Whether in Hitler's Germany, Putin's Russia, or Assad's Syria, fascism is everywhere accompanied by a violent assertion of patriarchy, writes Theo Horesh.
Recent "peace" deals between Israel and Gulf Arab states herald not a more just and harmonious region, but a more militarized, securitized, and repressive one, argue Orwa Ajjoub and Rahaf Aldoughli.
Our writer asked seven U.S. Democrat presidential candidates about their policy proposals for Syria. Only one, Elizabeth Warren, had anything to say.
A close examination of eight years of US policy in Syria shows Washington’s objective has never been regime change, but rather “a modified form of regime preservation,” writes Dr. Michael Karadjis in a comprehensive review of the record.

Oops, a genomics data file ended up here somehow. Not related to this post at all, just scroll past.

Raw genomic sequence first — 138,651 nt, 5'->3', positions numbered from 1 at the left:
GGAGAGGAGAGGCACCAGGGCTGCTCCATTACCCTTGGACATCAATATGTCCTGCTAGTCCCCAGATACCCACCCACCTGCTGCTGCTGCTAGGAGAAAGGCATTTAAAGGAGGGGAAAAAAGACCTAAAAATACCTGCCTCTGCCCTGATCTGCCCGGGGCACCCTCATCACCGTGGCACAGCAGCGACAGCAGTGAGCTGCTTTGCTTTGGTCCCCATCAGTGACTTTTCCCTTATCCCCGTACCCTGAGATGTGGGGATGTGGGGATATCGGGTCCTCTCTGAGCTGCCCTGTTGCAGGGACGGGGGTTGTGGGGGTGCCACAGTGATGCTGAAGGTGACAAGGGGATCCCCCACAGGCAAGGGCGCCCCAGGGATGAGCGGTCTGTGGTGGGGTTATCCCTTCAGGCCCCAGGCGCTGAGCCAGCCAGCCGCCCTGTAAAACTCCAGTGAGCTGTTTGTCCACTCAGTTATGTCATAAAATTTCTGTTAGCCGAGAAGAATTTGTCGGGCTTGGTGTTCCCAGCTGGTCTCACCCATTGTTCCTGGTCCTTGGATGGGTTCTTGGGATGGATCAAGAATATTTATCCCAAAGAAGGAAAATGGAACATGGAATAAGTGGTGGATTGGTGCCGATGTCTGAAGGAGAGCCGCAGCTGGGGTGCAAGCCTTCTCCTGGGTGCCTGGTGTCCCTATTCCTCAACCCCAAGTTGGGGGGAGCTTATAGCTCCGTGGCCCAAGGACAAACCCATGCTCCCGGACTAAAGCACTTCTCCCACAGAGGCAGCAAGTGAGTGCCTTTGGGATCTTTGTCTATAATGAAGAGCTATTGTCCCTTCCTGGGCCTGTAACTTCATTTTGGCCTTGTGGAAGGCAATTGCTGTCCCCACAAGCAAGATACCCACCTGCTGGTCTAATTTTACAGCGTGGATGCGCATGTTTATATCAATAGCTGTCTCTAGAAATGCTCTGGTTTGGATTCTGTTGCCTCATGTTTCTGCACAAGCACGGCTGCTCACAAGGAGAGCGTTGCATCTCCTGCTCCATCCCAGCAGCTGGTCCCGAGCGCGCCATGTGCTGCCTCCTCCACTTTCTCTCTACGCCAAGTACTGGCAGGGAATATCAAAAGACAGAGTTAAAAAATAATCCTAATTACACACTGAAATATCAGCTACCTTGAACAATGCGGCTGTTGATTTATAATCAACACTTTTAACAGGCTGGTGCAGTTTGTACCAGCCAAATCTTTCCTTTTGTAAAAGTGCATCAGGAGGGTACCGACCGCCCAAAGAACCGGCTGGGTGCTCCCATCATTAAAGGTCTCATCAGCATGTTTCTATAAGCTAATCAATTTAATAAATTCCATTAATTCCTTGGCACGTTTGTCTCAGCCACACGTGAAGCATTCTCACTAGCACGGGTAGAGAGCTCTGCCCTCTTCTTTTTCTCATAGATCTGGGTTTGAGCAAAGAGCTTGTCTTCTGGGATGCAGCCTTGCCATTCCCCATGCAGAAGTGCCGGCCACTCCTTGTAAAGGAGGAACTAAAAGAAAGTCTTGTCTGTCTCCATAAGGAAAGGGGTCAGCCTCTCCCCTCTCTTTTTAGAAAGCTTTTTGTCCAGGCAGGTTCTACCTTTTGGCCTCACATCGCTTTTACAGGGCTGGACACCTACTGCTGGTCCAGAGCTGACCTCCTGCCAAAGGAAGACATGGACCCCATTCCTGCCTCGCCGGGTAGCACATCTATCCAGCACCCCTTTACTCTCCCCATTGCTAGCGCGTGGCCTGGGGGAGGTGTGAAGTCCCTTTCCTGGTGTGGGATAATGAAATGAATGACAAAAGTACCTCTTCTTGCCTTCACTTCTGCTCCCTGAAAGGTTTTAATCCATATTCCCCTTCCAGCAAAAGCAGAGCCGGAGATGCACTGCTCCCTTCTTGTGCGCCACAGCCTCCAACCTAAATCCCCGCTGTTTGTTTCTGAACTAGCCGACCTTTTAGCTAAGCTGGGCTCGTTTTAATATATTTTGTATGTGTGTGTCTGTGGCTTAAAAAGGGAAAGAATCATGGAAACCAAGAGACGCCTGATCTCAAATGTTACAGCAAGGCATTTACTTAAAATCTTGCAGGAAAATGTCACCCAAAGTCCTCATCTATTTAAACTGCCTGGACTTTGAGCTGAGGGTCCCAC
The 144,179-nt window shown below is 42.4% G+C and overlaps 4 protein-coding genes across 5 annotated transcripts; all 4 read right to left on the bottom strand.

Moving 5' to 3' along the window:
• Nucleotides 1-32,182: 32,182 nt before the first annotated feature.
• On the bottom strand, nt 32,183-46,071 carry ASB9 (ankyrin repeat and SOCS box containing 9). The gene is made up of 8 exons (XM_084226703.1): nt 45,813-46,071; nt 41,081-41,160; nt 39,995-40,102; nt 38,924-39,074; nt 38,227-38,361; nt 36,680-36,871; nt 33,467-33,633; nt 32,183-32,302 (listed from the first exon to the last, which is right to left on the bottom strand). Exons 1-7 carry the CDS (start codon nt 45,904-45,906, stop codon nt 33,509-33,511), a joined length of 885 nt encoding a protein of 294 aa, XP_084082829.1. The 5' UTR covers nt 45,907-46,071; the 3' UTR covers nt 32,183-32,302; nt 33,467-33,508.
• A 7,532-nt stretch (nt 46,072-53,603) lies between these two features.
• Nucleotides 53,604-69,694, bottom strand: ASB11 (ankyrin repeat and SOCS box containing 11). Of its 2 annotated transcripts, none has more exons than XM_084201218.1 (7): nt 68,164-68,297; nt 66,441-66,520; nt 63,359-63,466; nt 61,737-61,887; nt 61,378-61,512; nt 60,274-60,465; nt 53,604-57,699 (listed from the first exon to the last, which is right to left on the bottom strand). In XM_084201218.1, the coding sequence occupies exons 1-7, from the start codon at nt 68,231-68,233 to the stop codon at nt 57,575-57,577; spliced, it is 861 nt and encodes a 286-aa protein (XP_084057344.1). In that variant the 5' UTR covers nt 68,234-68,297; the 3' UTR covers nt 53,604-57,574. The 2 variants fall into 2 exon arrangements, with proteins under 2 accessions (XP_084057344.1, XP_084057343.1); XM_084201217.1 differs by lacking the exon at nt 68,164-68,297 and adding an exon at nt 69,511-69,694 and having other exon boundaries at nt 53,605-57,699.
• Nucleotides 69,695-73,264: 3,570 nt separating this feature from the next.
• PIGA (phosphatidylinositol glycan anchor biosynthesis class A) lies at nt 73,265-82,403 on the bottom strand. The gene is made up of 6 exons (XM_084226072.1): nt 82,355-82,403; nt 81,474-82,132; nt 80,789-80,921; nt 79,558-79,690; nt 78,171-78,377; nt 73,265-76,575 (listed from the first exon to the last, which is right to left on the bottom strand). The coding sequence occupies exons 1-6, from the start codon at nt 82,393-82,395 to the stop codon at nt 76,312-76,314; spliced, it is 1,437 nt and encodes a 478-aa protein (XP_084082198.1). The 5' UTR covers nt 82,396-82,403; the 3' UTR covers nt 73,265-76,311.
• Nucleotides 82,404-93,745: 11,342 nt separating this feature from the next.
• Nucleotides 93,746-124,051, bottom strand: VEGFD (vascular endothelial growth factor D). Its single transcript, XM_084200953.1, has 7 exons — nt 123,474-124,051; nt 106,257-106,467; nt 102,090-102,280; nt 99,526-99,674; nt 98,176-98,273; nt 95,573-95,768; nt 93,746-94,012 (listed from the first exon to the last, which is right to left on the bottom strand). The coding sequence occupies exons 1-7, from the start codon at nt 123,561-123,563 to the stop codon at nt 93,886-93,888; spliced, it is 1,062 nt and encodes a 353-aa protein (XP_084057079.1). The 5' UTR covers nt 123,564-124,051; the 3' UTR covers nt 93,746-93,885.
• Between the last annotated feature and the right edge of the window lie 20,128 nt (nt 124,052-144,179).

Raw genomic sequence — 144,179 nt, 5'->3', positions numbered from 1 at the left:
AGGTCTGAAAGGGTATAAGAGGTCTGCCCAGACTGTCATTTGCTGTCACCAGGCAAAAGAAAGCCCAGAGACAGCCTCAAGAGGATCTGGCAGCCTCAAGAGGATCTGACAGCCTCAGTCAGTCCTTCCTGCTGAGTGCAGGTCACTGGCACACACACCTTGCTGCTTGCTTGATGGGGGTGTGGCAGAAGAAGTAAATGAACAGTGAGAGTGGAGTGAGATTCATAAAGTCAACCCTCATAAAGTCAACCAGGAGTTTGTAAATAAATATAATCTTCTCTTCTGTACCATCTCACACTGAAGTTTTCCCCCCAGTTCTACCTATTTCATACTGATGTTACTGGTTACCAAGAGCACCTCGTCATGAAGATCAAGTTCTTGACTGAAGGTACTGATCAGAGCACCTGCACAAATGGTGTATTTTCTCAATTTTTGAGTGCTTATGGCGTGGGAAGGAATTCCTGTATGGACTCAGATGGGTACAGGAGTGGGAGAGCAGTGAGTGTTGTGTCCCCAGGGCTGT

A quick English summary of our Arabic news coverage this week.
The “Syrian Democratic Council”—ostensibly a vehicle for Kurdish-Arab coexistence in former ISIS territories—is increasingly looking to normalize ties with the Assad regime, spelling disaster for the displaced residents of Raqqa and elsewhere, with no apparent opposition from its Western sponsors.
In his foreword to Theo Horesh’s new book, The Holocausts We All Deny, Yassin al-Haj Saleh decries the present “lack of a global vision or project” capable of resisting the crisis of democracy from China through the Middle East to Trump’s America.